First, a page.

Exposed: Here's exactly what happened, and why
IT was the week when hacking entered the lives of ordinary Irish people. Almost 90,000 Irish credit and debit card holders had their accounts exposed, while at least 1.1 million Europeans – including many Irish – had other personal information stolen. Here's a quick refresher of what happened and why.
What exactly happened?
An Ennis-based company called Loyaltybuild got hacked. Loyaltybuild runs customer loyalty campaigns for retailers like SuperValu, Axa, the ESB and other organisations. It had lots of these companies' customer credit and debit card details stored. These were stolen.
How many people were affected?
Of the Irish people affected (Loyaltybuild has lots of continental European customers), SuperValu customers were by far the worst hit: 70,000 SuperValu customers' credit and debit card details were exposed. Next worst was Axa, with 8,000 customers. Then the ESB (Electric Ireland). After that, several companies had smaller numbers of customer exposed. These included Clerys, PostBank, Centra, Unislim and others.
How bad was it? Has anyone lost any money?
At this point, probably not. Two of the four main banks (AIB and Permanent TSB) have said that they've detected some fraudulent activity among the credit cards exposed. But they can't say for certain to what extent such fraud is linked to the hacking heist. Even if it is, they will automatically reimburse anyone affected (which is a standard policy from banks and credit card issuers in the case of fraud).
Are the cards still at risk? If so, how many?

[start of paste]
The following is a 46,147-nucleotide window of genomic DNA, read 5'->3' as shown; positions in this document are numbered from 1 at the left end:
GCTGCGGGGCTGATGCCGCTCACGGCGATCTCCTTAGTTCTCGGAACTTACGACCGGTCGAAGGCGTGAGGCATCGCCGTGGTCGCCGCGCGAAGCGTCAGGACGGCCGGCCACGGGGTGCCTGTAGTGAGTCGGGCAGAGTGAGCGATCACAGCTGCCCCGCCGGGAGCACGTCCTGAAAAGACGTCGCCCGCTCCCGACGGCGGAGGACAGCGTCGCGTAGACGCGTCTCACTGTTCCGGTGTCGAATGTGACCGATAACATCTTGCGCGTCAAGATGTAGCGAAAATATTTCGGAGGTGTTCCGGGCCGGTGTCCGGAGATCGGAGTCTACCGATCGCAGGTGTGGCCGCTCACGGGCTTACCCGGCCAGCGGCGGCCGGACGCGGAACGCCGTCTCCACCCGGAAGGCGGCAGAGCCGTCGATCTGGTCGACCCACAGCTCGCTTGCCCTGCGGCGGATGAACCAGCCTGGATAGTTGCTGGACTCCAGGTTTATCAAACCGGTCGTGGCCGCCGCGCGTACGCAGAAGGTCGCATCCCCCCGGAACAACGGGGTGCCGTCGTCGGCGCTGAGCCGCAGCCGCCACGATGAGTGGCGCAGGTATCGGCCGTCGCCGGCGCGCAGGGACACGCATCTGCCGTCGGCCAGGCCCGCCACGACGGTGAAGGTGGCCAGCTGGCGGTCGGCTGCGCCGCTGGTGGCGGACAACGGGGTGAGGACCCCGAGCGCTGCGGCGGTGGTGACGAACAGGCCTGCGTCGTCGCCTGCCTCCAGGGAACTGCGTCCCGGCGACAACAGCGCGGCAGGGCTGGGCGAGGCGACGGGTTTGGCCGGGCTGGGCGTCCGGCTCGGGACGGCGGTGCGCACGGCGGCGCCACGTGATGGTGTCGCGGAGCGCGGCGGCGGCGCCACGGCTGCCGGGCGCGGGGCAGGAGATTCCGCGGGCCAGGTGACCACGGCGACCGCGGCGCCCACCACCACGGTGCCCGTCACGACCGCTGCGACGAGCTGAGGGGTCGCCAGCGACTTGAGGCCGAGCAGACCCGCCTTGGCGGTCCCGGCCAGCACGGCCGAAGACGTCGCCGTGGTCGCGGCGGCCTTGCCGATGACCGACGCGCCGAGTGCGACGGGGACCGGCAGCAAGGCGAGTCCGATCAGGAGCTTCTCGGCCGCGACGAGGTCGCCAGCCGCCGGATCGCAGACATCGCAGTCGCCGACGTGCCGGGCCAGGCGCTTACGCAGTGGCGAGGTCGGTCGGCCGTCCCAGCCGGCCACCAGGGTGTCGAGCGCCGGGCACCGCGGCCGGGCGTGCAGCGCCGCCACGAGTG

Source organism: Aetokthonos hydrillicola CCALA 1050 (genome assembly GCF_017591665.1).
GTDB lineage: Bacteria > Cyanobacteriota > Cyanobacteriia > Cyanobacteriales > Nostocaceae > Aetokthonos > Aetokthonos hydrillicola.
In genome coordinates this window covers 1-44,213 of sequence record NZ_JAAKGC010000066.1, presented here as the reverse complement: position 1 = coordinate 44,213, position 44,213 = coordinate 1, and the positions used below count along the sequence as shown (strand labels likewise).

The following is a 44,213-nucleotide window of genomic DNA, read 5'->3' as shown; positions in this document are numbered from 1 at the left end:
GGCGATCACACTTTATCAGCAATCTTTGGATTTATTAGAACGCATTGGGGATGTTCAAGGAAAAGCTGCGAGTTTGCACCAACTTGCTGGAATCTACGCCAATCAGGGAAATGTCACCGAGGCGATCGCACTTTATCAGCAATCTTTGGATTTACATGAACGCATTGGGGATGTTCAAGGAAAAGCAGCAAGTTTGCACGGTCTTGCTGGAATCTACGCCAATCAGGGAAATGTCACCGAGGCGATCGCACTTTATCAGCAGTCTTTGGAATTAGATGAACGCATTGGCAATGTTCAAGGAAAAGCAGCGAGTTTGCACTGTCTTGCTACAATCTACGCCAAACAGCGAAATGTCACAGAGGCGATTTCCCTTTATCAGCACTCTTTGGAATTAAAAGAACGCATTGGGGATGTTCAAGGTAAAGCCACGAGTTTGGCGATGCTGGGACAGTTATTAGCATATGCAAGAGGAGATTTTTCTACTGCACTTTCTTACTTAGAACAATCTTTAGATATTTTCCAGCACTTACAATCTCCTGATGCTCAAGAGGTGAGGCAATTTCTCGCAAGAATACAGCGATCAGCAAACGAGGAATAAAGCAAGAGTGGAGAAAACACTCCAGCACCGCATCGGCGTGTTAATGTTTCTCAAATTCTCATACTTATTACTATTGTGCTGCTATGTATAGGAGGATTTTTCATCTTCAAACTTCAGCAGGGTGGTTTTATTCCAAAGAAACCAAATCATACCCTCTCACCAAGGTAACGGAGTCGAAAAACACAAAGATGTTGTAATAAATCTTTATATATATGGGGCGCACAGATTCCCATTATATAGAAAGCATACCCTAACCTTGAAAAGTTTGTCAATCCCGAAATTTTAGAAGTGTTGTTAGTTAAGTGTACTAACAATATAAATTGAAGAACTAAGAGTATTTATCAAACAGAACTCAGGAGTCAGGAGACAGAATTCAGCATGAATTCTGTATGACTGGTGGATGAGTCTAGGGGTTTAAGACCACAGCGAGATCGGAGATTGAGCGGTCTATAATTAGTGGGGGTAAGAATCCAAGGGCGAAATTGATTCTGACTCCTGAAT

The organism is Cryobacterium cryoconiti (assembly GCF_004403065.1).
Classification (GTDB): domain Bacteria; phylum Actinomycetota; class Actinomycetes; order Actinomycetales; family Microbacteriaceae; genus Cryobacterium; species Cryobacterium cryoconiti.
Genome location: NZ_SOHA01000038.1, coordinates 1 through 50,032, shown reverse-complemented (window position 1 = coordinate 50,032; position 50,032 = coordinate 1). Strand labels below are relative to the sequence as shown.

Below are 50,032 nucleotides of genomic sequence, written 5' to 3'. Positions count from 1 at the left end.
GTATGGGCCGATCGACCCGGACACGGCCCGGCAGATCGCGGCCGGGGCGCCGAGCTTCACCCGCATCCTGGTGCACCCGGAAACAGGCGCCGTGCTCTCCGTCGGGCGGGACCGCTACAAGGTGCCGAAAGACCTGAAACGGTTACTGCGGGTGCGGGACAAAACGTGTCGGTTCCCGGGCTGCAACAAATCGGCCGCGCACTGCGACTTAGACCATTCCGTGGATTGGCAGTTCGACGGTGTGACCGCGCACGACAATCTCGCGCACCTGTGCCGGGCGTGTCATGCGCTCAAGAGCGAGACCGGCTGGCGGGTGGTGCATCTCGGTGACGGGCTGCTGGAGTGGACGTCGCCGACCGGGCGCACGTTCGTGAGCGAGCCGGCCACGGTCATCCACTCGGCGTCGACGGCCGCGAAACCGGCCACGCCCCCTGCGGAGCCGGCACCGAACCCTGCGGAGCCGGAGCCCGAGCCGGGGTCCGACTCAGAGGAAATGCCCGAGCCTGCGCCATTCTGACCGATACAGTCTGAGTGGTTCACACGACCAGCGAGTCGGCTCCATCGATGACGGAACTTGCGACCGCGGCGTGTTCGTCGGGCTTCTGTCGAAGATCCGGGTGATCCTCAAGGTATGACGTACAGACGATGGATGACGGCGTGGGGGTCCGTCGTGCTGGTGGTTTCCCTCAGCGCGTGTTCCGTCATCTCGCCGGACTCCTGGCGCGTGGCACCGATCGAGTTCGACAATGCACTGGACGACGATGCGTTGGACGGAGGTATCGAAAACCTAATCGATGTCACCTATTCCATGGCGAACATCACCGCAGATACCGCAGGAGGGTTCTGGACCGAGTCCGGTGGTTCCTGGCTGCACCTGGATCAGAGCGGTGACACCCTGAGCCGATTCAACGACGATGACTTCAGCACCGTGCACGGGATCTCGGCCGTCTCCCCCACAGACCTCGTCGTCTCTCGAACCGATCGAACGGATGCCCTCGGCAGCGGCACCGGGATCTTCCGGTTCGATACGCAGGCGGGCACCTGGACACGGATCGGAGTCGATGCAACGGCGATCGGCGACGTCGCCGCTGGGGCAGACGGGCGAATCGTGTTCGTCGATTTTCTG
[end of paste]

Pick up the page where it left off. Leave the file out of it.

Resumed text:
Generally, most of the credit card details exposed related to transactions that happened over a year ago. In some instances, such as the ESB, it was over five years ago. That means that many of them will have expired by now and can't really be exploited any more. This goes double for the 26,000 debit cards exposed, which are replaced more frequently.
What will happen to Loyaltybuild now?
The company has ceased taking bookings for now. Separate investigations by the Garda Bureau of Fraud Investigation and the office of the Data Protection Commissioner are currently under way. One focus might revolve around why the credit card data was kept so long after initial transactions and why all of the details remained unencrypted.
How common is this kind of attack?
While there are consistent hacking attempts all year round, this kind of casualty rate is rare. But a major survey of 300 Irish IT managers from the Irish Computer Society this year revealed that over 40 per cent of Irish firms admit to more than one data breach each year. But few of them would be as serious as this one.